Unbeaten Naoya gMonsterh Inoue (13-0, 11 KOs), 115, scored his fifth defense of his WBO 115-pound belt as he made short work of mandatory challenger Ricardo Rodriguez (16-4, 5 KOs), 114.5, knocking him out at 1:08 of the third round on Sunday in Tokyo, Japan.
Inoue decked the Mexican-born US citizen with a countering left hook for the second time of the fatal round, and Rodriguez couldnft beat the count of referee Ramon Pena from Puerto Rico. Naoya looked too strong and fast for the apparently overmatched Ricardo.
Itfs a very lopsided affair, but this reporter describes the official scores before the spectacular knockout for record-keeping. Lisa Giampa, Pat Morley and Larry Hazzard Jr. (all from US) identically tallied 20-18 after the second session.
As Naoya reviewed gThis was my best performance,h he looked sharp and speedy from the outset. Fleet of foot and fast of hand, Inoue began to show he was superior to Rodriguez, jabbing sharply with precision. The Mexican-born challenger who speaks Spanish more fluently than English despite his US nationality attempted to mix it up in the close range, and once forced the champ to the ropes with a flurry of punches. Averting all, Inoue quickly turned around and kept outpunching the game but limited challenger after he probably realized Ricardofs punching power and hand speed.
The second witnessed Naoyafs new weapon, that is, switch-hitting. He, midway in round two, switched so smoothly that we temporarily didnft realize he switched to southpaw stance, but he had the crowd stunned with his solid and strong southpaw left that almost bucked the knee of Rodriguez twice. Inoue was like Hamed.
Inoue, with remarkable reflexes, always tries to hit without getting hit in the ring and in the gym as well, and did the same this night. He averted all punches thrown by the WBO Latino 115-pound champ with his shifty footwork and quick upper body movement.
Naoya sent him to the deck with a quick three-punch combination, the last of which was a very well-timed short left hook. Rodriguez gamely raised himself and resumed fighting. Inoue, however, exploded a Sugar Ray Robinson countering left hook against Gene Fullmer with Ricardofs legs seemingly paralyzed against his will to stand up and fight on. The third man mercilessly tolled the fatal ten.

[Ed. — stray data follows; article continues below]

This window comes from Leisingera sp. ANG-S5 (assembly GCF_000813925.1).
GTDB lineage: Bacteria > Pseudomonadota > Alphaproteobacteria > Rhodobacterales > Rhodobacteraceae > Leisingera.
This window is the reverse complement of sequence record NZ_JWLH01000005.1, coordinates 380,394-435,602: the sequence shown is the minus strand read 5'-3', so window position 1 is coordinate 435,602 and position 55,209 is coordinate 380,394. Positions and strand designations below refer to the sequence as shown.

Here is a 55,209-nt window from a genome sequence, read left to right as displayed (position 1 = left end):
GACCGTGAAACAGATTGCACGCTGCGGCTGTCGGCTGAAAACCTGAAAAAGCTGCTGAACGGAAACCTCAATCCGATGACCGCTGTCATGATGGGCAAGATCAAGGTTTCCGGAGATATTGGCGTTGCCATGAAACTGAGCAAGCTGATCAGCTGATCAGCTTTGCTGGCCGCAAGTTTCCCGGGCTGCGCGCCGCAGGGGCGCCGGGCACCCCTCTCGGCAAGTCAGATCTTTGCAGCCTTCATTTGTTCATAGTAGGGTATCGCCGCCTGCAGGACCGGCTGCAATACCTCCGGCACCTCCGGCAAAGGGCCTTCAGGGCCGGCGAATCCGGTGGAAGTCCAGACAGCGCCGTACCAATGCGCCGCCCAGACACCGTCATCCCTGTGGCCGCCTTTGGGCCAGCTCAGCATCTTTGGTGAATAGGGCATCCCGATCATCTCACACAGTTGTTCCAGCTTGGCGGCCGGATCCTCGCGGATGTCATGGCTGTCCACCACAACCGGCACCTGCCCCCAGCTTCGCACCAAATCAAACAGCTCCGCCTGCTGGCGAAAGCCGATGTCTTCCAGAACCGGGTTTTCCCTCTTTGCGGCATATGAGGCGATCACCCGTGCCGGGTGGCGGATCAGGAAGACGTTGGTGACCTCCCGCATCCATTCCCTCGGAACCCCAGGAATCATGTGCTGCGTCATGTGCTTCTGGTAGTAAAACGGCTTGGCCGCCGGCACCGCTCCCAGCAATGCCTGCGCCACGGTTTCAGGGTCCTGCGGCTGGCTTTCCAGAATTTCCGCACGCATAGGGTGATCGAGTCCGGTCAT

The winner, 24, coolly said in the ring, gPeople said I was a prohibitive favorite, but I was very careful about my overconfidence or carelessness. Ifm happy to win as planned. Since I had my composure, I attempted switching to southpaw. Ifm satisfied with solid southpaw lefts that almost stunned Rodriguez with only seventh percent of power behind the shots. Yes, my next will be in the US, which I am very much looking forward to. I wish to show my real power in the ring of the States. In the future I hope to invade in the bantam or super-bantam categories.h
The crestfallen loser Rodriguez, 27, gloomily said, gThe fight was going on as our fight plan, but Inoue was a great champion with very strong counterpunch.h
On the previous night, with the coronations of Daigo Higa and Shiro Ken, the number of world champions belonging to Japanese gyms, including lightweight kingpin Jorge Linares, was no less than twelve. But Yaegashifs forfeiture of his belt decreased it to eleven.
Elongated southpaw, 2012 Olympic bronze medalist Satoshi Shimizu (3-0, 3 KOs), 125.75, showed his strength in dispatching compatriot Takuya Yamamoto (9-6, 4 KOs), 125.25, at 1:49 of the first session in a scheduled eight.
WBO #14 junior feather Ryo Matsumoto (20-1, 18 KOs), 124.5, proved too pugnacious and powerful in disposing of Indonesian #3 feather Hendrik Barongsai (28-26-3, 13 KOs), 124, at 1:35 of the second round in a scheduled eight.
Three-time world challenger Satoshi Hosono (33-3-1, 22 KOs), 129.75, polished off Msashi Noguchi (12-7-1, 6 KOs), 129.25, at 2:16 of the opening session.
Promoter: Ohashi Promotions.
WBO supervisor: Tsuyoshi Yasukochi (Japan).
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